1. Do you like thinking about large scale problems that have a lot of moving parts?
  2. Do you like thinking about how to make large systems more reliable?
  3. Are you okay with working on software that will likely never be overtly seen by an external user?
  4. Do you enjoy looking at a terminal for large amounts of time?
  5. Do you enjoy the process of diagnosing and fixing a problem? If yes, what if the diagnosis involves system level problems that you cannot always see?
  6. Do you enjoy thinking about system information (e.g. disk space, cpu, os, kernel, etc.) and system level functionality (e.g. ssh, proc, cron, swaps, etc.)?
  7. Are you comfortable with the idea of being “on-call” in which you are likely to be in high-stakes scenario where something needs to be fixed?
  8. Are you able to stay calm under pressure?
  9. Do you approach problems in a logical, process-oriented way?
  10. Are you comfortable attempting a problem that has never been solved before?
  11. Are you someone who thinks about how you can make things better?

If you answered yes to at least 8 of these questions, SRE could be a good position for you. Read on to find more resources on SRE and a list of companies that offer SRE roles.

So I really want to be an SRE, now what?

There are many resources out there that are useful to start learning more about SRE, as well as gain the skills needed to obtain a role. Here are a few that I recommend starting with.

Understanding SRE Role and Responsibilities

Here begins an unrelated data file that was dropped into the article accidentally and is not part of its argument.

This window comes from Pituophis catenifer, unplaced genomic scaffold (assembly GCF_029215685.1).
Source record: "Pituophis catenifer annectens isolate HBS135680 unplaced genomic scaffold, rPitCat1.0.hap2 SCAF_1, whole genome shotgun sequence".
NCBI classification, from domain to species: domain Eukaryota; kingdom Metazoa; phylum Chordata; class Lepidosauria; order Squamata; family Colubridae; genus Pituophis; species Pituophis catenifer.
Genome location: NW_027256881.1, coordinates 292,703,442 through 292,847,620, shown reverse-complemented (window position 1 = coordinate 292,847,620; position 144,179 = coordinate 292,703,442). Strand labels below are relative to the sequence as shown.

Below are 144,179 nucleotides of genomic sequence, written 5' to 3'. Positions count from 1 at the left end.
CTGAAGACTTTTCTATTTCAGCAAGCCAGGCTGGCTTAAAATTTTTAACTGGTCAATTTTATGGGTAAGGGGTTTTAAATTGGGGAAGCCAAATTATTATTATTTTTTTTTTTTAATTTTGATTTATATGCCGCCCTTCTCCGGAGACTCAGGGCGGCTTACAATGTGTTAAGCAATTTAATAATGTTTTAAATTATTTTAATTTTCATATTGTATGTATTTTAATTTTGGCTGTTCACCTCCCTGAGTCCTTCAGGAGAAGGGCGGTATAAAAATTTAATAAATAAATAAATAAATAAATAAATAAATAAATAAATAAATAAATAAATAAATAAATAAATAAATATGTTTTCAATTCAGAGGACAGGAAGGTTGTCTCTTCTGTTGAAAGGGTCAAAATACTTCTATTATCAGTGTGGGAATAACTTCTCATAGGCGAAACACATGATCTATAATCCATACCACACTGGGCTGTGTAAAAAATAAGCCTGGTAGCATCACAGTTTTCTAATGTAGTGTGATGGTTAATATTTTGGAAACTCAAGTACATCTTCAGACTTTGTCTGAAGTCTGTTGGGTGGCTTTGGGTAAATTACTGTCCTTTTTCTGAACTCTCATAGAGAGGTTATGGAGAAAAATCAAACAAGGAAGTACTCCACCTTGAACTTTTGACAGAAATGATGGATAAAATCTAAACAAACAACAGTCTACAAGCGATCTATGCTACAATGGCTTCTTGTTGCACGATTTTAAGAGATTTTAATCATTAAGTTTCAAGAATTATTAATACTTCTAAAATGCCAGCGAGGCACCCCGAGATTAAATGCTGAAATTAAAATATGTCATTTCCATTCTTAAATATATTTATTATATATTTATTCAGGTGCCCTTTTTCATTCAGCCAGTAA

Still trying to wrap your mind around what SRE means? Check out these resources:

🌐 Google’s SRE Resources — A website that contains Google’s definition of SRE, the transcript of an interview with the creator of the position, as well as other resources (including the online version of the SRE Book).

🌐 SRE Book Notes — Realizing you may not be ready to go out and spend $40-$50 on the SRE book, this is an awesome set of notes on each chapter of the book by Dan Luu.

🎥 Keys to SRE — A talk given by the creator of the SRE role Ben Treynor of Google.

🎥 Site Reliability Engineers — Keeping Google up and running 24/7 — A Webinar with Google SREs.

🎥 Site Reliability Engineering at Dropbox — A talk given by Tammy Butow, SRE Manager at Dropbox.

🎥 Site Reliability Engineering at Netflix — A talk by Jonah Horowitz, SRE at Netflix.

🎥 Who/What is SRE? — A panel of SREs at SRECon16.

📰 Andrew Fong on Tackling the Full Stack — An interview with Andrew Fong, an SRE manager at Dropbox.